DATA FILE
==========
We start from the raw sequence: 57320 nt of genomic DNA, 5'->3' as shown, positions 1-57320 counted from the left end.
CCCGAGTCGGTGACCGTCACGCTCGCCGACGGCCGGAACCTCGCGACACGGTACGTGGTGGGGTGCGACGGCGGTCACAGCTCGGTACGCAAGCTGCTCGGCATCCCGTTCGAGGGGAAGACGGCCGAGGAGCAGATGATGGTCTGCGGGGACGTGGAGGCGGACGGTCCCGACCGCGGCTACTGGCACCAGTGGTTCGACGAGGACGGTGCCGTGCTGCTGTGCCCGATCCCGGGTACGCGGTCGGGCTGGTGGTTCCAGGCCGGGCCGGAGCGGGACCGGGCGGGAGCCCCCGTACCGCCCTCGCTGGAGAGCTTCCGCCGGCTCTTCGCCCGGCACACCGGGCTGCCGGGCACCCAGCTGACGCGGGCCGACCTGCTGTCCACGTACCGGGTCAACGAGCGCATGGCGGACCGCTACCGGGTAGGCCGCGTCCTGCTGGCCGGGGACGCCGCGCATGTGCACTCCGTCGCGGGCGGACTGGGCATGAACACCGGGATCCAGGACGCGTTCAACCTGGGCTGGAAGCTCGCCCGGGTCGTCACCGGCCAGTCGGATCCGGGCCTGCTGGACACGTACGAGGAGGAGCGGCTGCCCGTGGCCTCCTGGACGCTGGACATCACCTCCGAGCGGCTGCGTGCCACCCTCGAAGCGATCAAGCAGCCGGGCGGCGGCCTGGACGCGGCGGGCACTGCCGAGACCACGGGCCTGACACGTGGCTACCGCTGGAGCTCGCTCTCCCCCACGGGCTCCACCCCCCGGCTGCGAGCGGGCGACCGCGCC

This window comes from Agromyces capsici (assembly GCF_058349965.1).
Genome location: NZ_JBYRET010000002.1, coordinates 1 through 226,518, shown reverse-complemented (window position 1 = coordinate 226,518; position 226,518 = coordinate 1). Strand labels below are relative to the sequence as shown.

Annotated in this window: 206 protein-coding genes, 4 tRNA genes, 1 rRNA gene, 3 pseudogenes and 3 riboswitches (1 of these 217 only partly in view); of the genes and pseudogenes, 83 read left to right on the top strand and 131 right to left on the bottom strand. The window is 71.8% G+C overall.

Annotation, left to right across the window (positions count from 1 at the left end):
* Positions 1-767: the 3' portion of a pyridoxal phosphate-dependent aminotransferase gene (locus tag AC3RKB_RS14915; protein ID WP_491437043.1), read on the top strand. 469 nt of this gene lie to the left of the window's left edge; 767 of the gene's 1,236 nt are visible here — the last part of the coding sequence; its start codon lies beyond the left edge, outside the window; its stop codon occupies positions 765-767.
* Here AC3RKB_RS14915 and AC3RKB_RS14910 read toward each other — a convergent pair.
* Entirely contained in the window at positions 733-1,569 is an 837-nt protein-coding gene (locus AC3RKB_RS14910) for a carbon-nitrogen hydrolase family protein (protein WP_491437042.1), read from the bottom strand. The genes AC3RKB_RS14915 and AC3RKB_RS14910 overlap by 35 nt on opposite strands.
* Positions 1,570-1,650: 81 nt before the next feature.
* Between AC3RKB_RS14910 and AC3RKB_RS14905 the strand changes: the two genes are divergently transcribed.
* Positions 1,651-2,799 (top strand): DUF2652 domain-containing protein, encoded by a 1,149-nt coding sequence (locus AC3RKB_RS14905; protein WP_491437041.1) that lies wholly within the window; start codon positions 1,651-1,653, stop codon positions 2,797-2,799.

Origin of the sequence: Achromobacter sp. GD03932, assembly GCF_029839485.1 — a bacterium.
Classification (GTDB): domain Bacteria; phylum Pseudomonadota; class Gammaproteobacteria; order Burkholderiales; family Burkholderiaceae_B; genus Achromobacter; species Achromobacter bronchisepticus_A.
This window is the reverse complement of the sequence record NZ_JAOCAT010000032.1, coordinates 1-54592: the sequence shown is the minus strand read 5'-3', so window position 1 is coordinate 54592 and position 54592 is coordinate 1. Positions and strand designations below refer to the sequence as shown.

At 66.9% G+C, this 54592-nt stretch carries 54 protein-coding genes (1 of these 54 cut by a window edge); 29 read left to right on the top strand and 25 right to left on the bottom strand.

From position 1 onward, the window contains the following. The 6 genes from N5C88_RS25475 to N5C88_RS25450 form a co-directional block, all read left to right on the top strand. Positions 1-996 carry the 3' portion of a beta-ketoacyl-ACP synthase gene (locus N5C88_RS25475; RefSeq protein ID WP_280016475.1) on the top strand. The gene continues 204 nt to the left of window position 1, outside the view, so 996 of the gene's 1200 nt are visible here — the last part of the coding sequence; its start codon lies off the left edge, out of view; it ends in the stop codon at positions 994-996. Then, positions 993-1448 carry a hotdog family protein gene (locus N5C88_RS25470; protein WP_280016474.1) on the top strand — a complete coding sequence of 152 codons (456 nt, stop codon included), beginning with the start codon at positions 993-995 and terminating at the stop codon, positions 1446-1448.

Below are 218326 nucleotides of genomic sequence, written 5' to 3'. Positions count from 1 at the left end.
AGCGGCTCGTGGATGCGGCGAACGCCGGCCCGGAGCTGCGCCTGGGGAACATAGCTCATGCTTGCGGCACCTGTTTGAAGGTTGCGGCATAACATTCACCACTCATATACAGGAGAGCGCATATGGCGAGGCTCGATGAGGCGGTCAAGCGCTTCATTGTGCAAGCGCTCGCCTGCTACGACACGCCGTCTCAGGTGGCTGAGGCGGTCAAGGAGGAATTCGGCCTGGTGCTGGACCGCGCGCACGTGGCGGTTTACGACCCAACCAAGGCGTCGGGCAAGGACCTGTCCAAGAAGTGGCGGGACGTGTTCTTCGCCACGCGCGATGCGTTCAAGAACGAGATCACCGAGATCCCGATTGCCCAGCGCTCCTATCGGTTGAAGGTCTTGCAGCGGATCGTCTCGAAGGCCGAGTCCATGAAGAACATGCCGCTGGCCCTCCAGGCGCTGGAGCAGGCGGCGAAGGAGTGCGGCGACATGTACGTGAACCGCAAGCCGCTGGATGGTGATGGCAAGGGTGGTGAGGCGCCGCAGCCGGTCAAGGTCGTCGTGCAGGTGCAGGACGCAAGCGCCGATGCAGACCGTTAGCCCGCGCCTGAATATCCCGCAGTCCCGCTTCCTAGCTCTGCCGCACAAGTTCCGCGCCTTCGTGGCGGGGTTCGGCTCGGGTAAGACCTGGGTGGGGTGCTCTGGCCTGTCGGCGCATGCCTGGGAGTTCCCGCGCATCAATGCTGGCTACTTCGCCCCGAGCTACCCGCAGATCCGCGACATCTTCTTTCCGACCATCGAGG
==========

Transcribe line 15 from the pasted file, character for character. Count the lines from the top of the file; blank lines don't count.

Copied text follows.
This window is the reverse complement of the sequence record NZ_JAOCAT010000032.1, coordinates 1-54592: the sequence shown is the minus strand read 5'-3', so window position 1 is coordinate 54592 and position 54592 is coordinate 1. Positions and strand designations below refer to the sequence as shown.